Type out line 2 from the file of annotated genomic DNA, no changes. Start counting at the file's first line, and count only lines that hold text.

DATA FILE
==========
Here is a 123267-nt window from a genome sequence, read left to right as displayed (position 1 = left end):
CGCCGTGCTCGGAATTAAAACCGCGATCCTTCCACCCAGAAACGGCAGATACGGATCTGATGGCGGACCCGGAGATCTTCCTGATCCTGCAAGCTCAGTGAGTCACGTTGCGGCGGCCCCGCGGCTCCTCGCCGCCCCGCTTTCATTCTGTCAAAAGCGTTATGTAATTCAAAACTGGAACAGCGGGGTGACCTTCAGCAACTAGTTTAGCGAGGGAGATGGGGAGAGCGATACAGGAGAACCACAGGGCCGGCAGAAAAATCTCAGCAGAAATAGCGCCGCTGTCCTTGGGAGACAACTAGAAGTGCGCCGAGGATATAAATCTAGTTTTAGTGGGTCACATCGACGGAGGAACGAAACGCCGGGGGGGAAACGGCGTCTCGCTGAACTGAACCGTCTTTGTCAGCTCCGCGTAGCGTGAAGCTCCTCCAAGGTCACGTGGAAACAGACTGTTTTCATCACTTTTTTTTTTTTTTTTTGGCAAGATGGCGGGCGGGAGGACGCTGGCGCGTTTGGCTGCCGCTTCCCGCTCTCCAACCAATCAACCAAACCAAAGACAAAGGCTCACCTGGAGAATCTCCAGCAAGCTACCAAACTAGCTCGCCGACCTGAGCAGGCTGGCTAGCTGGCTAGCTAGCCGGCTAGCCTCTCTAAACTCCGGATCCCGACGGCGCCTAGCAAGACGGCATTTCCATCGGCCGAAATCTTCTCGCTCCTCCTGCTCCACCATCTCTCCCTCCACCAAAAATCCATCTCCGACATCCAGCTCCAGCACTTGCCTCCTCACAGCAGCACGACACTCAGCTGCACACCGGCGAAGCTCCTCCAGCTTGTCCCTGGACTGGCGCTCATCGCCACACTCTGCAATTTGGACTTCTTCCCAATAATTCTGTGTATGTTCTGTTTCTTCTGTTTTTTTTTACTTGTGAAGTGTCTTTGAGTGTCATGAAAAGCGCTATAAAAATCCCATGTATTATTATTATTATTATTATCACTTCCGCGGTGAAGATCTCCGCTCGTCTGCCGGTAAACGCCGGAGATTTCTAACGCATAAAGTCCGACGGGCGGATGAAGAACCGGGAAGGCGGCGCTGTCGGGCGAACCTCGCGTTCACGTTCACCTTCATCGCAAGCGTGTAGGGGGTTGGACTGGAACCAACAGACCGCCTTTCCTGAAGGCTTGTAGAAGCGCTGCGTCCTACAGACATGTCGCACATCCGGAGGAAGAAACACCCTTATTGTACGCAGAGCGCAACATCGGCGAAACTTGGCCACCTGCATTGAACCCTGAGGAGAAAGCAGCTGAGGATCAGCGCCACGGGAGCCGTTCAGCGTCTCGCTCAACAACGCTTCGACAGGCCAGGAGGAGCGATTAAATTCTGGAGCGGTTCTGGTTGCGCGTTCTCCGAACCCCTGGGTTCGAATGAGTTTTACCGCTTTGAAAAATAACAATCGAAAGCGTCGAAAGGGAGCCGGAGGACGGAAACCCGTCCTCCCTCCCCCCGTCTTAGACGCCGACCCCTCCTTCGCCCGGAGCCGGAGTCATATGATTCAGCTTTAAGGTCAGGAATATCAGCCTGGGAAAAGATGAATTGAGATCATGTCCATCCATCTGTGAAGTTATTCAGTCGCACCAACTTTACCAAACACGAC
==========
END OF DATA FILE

CGCCGTGCTCGGAATTAAAACCGCGATCCTTCCACCCAGAAACGGCAGATACGGATCTGATGGCGGACCCGGAGATCTTCCTGATCCTGCAAGCTCAGTGAGTCACGTTGCGGCGGCCCCGCGGCTCCTCGCCGCCCCGCTTTCATTCTGTCAAAAGCGTTATGTAATTCAAAACTGGAACAGCGGGGTGACCTTCAGCAACTAGTTTAGCGAGGGAGATGGGGAGAGCGATACAGGAGAACCACAGGGCCGGCAGAAAAATCTCAGCAGAAATAGCGCCGCTGTCCTTGGGAGACAACTAGAAGTGCGCCGAGGATATAAATCTAGTTTTAGTGGGTCACATCGACGGAGGAACGAAACGCCGGGGGGGAAACGGCGTCTCGCTGAACTGAACCGTCTTTGTCAGCTCCGCGTAGCGTGAAGCTCCTCCAAGGTCACGTGGAAACAGACTGTTTTCATCACTTTTTTTTTTTTTTTTTGGCAAGATGGCGGGCGGGAGGACGCTGGCGCGTTTGGCTGCCGCTTCCCGCTCTCCAACCAATCAACCAAACCAAAGACAAAGGCTCACCTGGAGAATCTCCAGCAAGCTACCAAACTAGCTCGCCGACCTGAGCAGGCTGGCTAGCTGGCTAGCTAGCCGGCTAGCCTCTCTAAACTCCGGATCCCGACGGCGCCTAGCAAGACGGCATTTCCATCGGCCGAAATCTTCTCGCTCCTCCTGCTCCACCATCTCTCCCTCCACCAAAAATCCATCTCCGACATCCAGCTCCAGCACTTGCCTCCTCACAGCAGCACGACACTCAGCTGCACACCGGCGAAGCTCCTCCAGCTTGTCCCTGGACTGGCGCTCATCGCCACACTCTGCAATTTGGACTTCTTCCCAATAATTCTGTGTATGTTCTGTTTCTTCTGTTTTTTTTTACTTGTGAAGTGTCTTTGAGTGTCATGAAAAGCGCTATAAAAATCCCATGTATTATTATTATTATTATTATCACTTCCGCGGTGAAGATCTCCGCTCGTCTGCCGGTAAACGCCGGAGATTTCTAACGCATAAAGTCCGACGGGCGGATGAAGAACCGGGAAGGCGGCGCTGTCGGGCGAACCTCGCGTTCACGTTCACCTTCATCGCAAGCGTGTAGGGGGTTGGACTGGAACCAACAGACCGCCTTTCCTGAAGGCTTGTAGAAGCGCTGCGTCCTACAGACATGTCGCACATCCGGAGGAAGAAACACCCTTATTGTACGCAGAGCGCAACATCGGCGAAACTTGGCCACCTGCATTGAACCCTGAGGAGAAAGCAGCTGAGGATCAGCGCCACGGGAGCCGTTCAGCGTCTCGCTCAACAACGCTTCGACAGGCCAGGAGGAGCGATTAAATTCTGGAGCGGTTCTGGTTGCGCGTTCTCCGAACCCCTGGGTTCGAATGAGTTTTACCGCTTTGAAAAATAACAATCGAAAGCGTCGAAAGGGAGCCGGAGGACGGAAACCCGTCCTCCCTCCCCCCGTCTTAGACGCCGACCCCTCCTTCGCCCGGAGCCGGAGTCATATGATTCAGCTTTAAGGTCAGGAATATCAGCCTGGGAAAAGATGAATTGAGATCATGTCCATCCATCTGTGAAGTTATTCAGTCGCACCAACTTTACCAAACACGAC